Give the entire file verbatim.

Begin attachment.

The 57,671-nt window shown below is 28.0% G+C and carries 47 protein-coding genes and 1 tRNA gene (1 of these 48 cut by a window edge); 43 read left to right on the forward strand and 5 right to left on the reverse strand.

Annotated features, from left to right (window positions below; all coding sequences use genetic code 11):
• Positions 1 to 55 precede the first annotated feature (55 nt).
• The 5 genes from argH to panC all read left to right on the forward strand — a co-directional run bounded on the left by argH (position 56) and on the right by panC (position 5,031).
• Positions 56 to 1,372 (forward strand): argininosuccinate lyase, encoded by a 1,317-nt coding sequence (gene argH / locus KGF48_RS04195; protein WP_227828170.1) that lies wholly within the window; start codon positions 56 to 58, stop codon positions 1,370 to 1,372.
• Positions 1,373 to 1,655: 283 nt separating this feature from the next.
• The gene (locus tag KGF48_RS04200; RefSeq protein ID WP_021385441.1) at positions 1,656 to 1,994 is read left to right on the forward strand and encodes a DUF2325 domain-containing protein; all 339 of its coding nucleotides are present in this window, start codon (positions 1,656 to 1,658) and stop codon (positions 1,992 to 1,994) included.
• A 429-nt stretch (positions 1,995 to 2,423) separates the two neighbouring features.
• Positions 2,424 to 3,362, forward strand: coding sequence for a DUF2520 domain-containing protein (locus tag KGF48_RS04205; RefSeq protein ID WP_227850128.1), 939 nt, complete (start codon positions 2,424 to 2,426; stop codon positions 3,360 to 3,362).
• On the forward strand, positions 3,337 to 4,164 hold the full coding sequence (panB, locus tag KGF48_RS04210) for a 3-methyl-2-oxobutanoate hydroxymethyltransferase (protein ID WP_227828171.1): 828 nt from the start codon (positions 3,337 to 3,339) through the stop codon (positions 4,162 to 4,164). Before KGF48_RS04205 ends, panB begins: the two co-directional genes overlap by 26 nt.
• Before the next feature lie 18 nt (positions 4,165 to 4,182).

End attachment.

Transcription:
The 57,671-nt window shown below is 28.0% G+C and carries 47 protein-coding genes and 1 tRNA gene (1 of these 48 cut by a window edge); 43 read left to right on the forward strand and 5 right to left on the reverse strand.

Annotated features, from left to right (window positions below; all coding sequences use genetic code 11):
• Positions 1 to 55 precede the first annotated feature (55 nt).
• The 5 genes from argH to panC all read left to right on the forward strand — a co-directional run bounded on the left by argH (position 56) and on the right by panC (position 5,031).
• Positions 56 to 1,372 (forward strand): argininosuccinate lyase, encoded by a 1,317-nt coding sequence (gene argH / locus KGF48_RS04195; protein WP_227828170.1) that lies wholly within the window; start codon positions 56 to 58, stop codon positions 1,370 to 1,372.
• Positions 1,373 to 1,655: 283 nt separating this feature from the next.
• The gene (locus tag KGF48_RS04200; RefSeq protein ID WP_021385441.1) at positions 1,656 to 1,994 is read left to right on the forward strand and encodes a DUF2325 domain-containing protein; all 339 of its coding nucleotides are present in this window, start codon (positions 1,656 to 1,658) and stop codon (positions 1,992 to 1,994) included.
• A 429-nt stretch (positions 1,995 to 2,423) separates the two neighbouring features.
• Positions 2,424 to 3,362, forward strand: coding sequence for a DUF2520 domain-containing protein (locus tag KGF48_RS04205; RefSeq protein ID WP_227850128.1), 939 nt, complete (start codon positions 2,424 to 2,426; stop codon positions 3,360 to 3,362).
• On the forward strand, positions 3,337 to 4,164 hold the full coding sequence (panB, locus tag KGF48_RS04210) for a 3-methyl-2-oxobutanoate hydroxymethyltransferase (protein ID WP_227828171.1): 828 nt from the start codon (positions 3,337 to 3,339) through the stop codon (positions 4,162 to 4,164). Before KGF48_RS04205 ends, panB begins: the two co-directional genes overlap by 26 nt.
• Before the next feature lie 18 nt (positions 4,165 to 4,182).